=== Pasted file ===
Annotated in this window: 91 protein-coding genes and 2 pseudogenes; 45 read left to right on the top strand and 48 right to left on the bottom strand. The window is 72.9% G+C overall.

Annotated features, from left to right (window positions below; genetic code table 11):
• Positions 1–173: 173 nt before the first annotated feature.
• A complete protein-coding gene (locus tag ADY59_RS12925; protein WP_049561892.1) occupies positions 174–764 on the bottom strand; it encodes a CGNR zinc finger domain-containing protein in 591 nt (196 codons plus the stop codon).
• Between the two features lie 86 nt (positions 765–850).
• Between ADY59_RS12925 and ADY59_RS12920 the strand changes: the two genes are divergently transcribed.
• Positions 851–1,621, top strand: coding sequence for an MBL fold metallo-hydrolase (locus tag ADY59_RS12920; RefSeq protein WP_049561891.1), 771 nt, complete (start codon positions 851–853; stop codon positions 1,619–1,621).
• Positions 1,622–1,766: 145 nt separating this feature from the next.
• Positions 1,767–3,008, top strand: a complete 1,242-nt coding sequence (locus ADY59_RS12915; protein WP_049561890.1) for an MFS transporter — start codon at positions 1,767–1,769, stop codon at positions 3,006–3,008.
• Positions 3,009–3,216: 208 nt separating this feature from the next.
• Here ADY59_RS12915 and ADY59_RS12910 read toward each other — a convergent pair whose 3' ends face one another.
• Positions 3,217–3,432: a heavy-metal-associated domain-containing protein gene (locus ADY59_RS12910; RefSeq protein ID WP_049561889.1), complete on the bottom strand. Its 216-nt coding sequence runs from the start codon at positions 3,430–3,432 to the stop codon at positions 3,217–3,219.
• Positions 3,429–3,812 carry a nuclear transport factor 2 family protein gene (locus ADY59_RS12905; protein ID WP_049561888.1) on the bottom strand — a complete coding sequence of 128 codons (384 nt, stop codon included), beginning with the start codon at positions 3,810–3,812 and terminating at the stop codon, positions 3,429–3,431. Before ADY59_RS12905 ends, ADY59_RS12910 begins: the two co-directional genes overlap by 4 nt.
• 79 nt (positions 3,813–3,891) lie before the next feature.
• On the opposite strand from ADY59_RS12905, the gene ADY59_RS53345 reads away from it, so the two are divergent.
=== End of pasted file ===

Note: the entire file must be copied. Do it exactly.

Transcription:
Annotated in this window: 91 protein-coding genes and 2 pseudogenes; 45 read left to right on the top strand and 48 right to left on the bottom strand. The window is 72.9% G+C overall.

Annotated features, from left to right (window positions below; genetic code table 11):
• Positions 1–173: 173 nt before the first annotated feature.
• A complete protein-coding gene (locus tag ADY59_RS12925; protein WP_049561892.1) occupies positions 174–764 on the bottom strand; it encodes a CGNR zinc finger domain-containing protein in 591 nt (196 codons plus the stop codon).
• Between the two features lie 86 nt (positions 765–850).
• Between ADY59_RS12925 and ADY59_RS12920 the strand changes: the two genes are divergently transcribed.
• Positions 851–1,621, top strand: coding sequence for an MBL fold metallo-hydrolase (locus tag ADY59_RS12920; RefSeq protein WP_049561891.1), 771 nt, complete (start codon positions 851–853; stop codon positions 1,619–1,621).
• Positions 1,622–1,766: 145 nt separating this feature from the next.
• Positions 1,767–3,008, top strand: a complete 1,242-nt coding sequence (locus ADY59_RS12915; protein WP_049561890.1) for an MFS transporter — start codon at positions 1,767–1,769, stop codon at positions 3,006–3,008.
• Positions 3,009–3,216: 208 nt separating this feature from the next.
• Here ADY59_RS12915 and ADY59_RS12910 read toward each other — a convergent pair whose 3' ends face one another.
• Positions 3,217–3,432: a heavy-metal-associated domain-containing protein gene (locus ADY59_RS12910; RefSeq protein ID WP_049561889.1), complete on the bottom strand. Its 216-nt coding sequence runs from the start codon at positions 3,430–3,432 to the stop codon at positions 3,217–3,219.
• Positions 3,429–3,812 carry a nuclear transport factor 2 family protein gene (locus ADY59_RS12905; protein ID WP_049561888.1) on the bottom strand — a complete coding sequence of 128 codons (384 nt, stop codon included), beginning with the start codon at positions 3,810–3,812 and terminating at the stop codon, positions 3,429–3,431. Before ADY59_RS12905 ends, ADY59_RS12910 begins: the two co-directional genes overlap by 4 nt.
• 79 nt (positions 3,813–3,891) lie before the next feature.
• On the opposite strand from ADY59_RS12905, the gene ADY59_RS53345 reads away from it, so the two are divergent.